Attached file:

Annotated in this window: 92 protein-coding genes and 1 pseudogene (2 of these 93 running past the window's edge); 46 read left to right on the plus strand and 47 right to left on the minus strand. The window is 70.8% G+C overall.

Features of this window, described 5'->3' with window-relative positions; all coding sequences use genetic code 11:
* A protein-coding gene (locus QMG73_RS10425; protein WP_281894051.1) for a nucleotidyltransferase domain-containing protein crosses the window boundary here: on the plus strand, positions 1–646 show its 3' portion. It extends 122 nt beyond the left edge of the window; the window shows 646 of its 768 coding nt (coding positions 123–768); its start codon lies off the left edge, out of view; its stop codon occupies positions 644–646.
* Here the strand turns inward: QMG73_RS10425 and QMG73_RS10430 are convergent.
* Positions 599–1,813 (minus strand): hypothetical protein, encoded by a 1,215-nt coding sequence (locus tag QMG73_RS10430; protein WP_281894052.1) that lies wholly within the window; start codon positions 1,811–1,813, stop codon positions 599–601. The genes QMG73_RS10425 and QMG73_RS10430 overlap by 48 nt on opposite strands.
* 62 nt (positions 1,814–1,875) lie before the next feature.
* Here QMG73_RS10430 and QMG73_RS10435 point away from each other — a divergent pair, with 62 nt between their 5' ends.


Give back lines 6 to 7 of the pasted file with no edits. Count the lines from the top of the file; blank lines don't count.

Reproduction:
* 62 nt (positions 1,814–1,875) lie before the next feature.
* Here QMG73_RS10430 and QMG73_RS10435 point away from each other — a divergent pair, with 62 nt between their 5' ends.